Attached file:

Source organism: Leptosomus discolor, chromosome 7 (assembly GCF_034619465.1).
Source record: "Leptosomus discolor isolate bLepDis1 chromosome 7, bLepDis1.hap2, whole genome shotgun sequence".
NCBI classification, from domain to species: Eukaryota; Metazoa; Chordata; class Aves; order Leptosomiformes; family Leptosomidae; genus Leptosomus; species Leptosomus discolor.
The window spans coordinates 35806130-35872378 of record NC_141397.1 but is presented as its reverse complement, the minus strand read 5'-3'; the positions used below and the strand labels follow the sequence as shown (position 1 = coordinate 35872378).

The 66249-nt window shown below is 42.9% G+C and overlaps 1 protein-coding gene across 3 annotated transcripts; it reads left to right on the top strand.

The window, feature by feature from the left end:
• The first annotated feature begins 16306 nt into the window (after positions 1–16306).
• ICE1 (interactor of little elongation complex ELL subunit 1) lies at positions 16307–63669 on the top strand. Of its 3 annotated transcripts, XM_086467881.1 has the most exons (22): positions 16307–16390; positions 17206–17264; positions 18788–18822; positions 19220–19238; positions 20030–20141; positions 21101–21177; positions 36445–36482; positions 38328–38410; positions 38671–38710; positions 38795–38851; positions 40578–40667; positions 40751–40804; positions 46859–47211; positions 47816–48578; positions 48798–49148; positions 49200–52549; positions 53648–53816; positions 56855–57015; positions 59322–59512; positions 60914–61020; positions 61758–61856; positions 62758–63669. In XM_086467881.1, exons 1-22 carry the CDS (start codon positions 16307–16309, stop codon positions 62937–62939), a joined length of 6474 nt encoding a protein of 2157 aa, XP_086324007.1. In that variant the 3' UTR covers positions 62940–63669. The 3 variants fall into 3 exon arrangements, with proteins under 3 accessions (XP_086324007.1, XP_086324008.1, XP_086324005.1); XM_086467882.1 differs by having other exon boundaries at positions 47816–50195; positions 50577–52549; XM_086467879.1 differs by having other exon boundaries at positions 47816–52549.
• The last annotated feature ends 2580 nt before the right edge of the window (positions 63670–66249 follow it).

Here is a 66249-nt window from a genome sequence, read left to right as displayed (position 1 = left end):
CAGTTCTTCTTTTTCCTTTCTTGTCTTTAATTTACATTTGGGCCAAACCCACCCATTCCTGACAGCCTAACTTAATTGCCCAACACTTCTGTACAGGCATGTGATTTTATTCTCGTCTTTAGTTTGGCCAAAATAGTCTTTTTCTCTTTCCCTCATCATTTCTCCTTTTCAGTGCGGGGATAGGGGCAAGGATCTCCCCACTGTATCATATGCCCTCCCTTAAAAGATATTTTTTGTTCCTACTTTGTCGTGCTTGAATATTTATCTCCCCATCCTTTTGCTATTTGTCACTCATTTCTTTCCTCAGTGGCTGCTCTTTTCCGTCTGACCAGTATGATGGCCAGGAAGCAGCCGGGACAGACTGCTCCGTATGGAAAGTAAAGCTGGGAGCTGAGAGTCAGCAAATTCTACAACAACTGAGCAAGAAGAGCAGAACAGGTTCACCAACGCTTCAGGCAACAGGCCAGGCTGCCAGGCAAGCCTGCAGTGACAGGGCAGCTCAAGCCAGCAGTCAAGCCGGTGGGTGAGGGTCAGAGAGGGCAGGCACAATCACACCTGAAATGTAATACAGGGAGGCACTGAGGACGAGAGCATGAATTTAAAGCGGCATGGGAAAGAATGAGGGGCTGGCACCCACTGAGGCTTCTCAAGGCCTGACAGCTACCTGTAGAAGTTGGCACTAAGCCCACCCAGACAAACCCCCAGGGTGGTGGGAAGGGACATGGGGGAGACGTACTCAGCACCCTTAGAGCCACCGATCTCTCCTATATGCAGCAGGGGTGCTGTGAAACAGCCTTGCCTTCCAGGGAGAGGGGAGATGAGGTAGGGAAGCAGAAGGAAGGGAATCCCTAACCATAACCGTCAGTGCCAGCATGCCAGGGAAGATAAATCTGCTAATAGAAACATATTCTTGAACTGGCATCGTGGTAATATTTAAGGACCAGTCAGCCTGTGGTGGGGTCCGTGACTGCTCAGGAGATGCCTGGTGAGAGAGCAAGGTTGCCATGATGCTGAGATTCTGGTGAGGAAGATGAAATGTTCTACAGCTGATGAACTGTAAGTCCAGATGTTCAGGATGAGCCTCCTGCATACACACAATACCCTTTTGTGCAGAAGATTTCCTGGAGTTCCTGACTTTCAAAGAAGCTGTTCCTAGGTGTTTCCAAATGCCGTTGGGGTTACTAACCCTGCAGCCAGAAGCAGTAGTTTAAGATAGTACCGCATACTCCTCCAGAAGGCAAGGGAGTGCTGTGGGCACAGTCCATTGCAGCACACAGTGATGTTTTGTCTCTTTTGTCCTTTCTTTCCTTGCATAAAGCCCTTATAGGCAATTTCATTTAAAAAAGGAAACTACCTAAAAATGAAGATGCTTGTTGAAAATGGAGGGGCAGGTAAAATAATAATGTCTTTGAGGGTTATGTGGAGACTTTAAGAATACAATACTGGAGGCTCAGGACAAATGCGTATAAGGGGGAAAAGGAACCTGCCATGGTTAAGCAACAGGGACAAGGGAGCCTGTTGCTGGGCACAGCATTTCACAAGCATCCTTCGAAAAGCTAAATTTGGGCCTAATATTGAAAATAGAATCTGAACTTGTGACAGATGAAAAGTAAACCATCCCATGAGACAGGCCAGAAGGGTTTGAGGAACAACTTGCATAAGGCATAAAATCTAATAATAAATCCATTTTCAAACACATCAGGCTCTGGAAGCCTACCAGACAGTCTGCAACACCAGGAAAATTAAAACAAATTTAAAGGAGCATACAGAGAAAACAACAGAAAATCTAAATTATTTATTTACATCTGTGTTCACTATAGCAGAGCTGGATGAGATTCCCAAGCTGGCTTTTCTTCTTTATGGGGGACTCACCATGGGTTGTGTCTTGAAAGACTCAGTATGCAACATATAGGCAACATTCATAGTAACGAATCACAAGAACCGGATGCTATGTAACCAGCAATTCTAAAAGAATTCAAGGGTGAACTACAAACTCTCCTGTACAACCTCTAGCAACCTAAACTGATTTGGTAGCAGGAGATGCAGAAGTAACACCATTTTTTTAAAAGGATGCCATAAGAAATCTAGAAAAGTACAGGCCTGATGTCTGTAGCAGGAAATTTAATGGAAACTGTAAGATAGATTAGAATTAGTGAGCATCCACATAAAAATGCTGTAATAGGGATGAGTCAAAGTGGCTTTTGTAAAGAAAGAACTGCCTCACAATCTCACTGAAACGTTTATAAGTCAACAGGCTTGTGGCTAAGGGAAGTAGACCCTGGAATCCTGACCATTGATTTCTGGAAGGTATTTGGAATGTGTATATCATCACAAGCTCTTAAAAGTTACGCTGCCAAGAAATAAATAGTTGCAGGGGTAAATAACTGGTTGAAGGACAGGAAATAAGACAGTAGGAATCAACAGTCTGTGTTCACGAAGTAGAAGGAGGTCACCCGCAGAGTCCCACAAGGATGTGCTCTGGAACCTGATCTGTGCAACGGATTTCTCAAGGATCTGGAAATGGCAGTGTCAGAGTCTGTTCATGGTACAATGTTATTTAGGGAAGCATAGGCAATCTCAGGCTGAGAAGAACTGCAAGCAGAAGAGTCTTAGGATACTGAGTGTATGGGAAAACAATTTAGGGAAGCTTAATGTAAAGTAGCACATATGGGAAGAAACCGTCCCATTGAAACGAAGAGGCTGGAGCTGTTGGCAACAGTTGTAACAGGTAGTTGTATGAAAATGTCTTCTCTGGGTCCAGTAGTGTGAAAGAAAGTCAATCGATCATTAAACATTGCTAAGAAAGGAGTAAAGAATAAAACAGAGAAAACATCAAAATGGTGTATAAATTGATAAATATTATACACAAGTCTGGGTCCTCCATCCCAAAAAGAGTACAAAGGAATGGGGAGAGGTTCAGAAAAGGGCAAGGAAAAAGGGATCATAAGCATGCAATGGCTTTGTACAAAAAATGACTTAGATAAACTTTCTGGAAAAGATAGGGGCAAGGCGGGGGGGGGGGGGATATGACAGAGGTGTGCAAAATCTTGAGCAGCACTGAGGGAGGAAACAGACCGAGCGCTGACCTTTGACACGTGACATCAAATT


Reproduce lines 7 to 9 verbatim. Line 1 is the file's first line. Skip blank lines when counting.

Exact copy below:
• The first annotated feature begins 16306 nt into the window (after positions 1–16306).
• ICE1 (interactor of little elongation complex ELL subunit 1) lies at positions 16307–63669 on the top strand. Of its 3 annotated transcripts, XM_086467881.1 has the most exons (22): positions 16307–16390; positions 17206–17264; positions 18788–18822; positions 19220–19238; positions 20030–20141; positions 21101–21177; positions 36445–36482; positions 38328–38410; positions 38671–38710; positions 38795–38851; positions 40578–40667; positions 40751–40804; positions 46859–47211; positions 47816–48578; positions 48798–49148; positions 49200–52549; positions 53648–53816; positions 56855–57015; positions 59322–59512; positions 60914–61020; positions 61758–61856; positions 62758–63669. In XM_086467881.1, exons 1-22 carry the CDS (start codon positions 16307–16309, stop codon positions 62937–62939), a joined length of 6474 nt encoding a protein of 2157 aa, XP_086324007.1. In that variant the 3' UTR covers positions 62940–63669. The 3 variants fall into 3 exon arrangements, with proteins under 3 accessions (XP_086324007.1, XP_086324008.1, XP_086324005.1); XM_086467882.1 differs by having other exon boundaries at positions 47816–50195; positions 50577–52549; XM_086467879.1 differs by having other exon boundaries at positions 47816–52549.
• The last annotated feature ends 2580 nt before the right edge of the window (positions 63670–66249 follow it).